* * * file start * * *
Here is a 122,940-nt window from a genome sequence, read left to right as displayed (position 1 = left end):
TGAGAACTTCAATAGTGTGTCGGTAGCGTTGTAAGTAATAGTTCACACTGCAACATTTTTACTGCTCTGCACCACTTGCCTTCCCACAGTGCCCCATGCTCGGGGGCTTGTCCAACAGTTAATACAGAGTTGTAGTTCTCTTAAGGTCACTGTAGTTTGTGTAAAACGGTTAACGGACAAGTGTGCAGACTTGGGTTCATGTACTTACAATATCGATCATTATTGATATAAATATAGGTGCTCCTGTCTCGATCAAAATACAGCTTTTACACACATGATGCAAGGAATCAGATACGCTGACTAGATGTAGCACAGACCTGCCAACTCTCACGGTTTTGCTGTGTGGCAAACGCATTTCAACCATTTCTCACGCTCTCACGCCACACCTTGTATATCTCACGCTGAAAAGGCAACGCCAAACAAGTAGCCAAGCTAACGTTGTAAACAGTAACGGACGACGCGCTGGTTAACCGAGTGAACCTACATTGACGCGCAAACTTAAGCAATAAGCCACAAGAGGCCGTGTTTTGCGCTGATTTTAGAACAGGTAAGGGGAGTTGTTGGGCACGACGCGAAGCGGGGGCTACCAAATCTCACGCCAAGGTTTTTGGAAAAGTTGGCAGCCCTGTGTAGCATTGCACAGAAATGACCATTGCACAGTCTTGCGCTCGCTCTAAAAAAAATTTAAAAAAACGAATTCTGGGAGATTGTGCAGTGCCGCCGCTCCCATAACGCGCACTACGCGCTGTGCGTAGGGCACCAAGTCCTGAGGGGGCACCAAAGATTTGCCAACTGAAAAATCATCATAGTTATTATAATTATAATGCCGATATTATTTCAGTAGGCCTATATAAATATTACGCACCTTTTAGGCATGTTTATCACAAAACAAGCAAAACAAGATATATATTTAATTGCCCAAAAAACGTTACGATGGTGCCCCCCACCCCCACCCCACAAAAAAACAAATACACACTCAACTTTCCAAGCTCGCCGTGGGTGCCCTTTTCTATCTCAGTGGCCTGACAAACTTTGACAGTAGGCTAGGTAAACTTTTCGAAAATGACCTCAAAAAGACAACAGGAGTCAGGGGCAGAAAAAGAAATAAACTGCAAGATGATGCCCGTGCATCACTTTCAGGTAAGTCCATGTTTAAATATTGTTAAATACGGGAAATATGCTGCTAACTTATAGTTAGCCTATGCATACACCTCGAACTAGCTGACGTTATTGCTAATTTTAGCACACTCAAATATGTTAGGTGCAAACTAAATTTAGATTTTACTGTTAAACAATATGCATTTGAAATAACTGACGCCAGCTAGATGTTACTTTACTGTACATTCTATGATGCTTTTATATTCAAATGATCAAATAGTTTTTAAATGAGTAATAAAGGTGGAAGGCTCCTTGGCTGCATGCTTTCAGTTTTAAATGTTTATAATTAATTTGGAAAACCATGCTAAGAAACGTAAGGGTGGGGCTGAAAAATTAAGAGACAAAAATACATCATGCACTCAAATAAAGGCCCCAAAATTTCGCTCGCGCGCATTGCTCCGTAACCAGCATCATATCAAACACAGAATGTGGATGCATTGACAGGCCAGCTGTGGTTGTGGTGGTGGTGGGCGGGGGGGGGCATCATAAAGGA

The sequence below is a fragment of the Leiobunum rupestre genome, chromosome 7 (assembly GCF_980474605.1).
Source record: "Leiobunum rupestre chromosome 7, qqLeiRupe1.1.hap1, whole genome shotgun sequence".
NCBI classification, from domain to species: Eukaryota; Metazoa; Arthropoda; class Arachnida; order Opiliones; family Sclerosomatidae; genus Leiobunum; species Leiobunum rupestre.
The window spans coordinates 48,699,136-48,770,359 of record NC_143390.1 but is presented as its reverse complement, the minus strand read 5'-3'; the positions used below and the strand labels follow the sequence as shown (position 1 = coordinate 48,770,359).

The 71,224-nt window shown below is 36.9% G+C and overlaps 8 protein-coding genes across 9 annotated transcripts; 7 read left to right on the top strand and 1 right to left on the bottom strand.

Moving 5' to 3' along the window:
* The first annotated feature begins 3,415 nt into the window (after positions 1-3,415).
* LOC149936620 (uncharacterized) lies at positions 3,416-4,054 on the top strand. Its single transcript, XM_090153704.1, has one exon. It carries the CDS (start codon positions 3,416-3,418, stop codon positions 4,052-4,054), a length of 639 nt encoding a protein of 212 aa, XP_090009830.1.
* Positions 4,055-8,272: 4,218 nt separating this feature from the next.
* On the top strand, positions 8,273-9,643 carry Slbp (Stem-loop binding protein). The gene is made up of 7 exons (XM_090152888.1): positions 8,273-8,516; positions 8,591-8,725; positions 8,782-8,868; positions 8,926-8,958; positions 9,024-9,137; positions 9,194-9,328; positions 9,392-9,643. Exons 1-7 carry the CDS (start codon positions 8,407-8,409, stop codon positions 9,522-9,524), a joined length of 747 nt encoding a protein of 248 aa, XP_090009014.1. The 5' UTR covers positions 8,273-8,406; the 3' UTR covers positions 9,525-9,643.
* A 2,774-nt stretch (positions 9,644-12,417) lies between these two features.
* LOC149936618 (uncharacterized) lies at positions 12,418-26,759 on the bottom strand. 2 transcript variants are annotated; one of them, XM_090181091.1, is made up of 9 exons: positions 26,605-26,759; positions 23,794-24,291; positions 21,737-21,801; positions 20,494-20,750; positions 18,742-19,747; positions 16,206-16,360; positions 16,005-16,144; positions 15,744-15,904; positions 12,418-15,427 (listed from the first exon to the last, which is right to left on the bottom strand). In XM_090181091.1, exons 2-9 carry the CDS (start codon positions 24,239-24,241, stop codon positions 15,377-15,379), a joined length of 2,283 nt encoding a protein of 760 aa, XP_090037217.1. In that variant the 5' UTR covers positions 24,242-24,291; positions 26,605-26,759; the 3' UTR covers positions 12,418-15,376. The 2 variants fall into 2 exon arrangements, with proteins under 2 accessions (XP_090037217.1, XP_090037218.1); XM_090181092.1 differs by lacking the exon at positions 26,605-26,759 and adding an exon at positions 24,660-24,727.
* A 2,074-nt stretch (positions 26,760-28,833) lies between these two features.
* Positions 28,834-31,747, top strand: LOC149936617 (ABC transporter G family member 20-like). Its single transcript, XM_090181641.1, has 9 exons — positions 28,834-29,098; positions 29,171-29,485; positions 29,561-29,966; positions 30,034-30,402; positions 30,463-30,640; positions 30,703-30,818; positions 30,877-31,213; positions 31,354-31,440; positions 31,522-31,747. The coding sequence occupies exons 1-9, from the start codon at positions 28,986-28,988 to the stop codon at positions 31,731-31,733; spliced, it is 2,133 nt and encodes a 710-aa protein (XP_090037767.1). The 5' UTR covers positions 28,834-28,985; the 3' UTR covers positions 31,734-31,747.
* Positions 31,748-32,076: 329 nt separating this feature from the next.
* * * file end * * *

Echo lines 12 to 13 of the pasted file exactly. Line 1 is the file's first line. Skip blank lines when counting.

* On the top strand, positions 8,273-9,643 carry Slbp (Stem-loop binding protein). The gene is made up of 7 exons (XM_090152888.1): positions 8,273-8,516; positions 8,591-8,725; positions 8,782-8,868; positions 8,926-8,958; positions 9,024-9,137; positions 9,194-9,328; positions 9,392-9,643. Exons 1-7 carry the CDS (start codon positions 8,407-8,409, stop codon positions 9,522-9,524), a joined length of 747 nt encoding a protein of 248 aa, XP_090009014.1. The 5' UTR covers positions 8,273-8,406; the 3' UTR covers positions 9,525-9,643.
* A 2,774-nt stretch (positions 9,644-12,417) lies between these two features.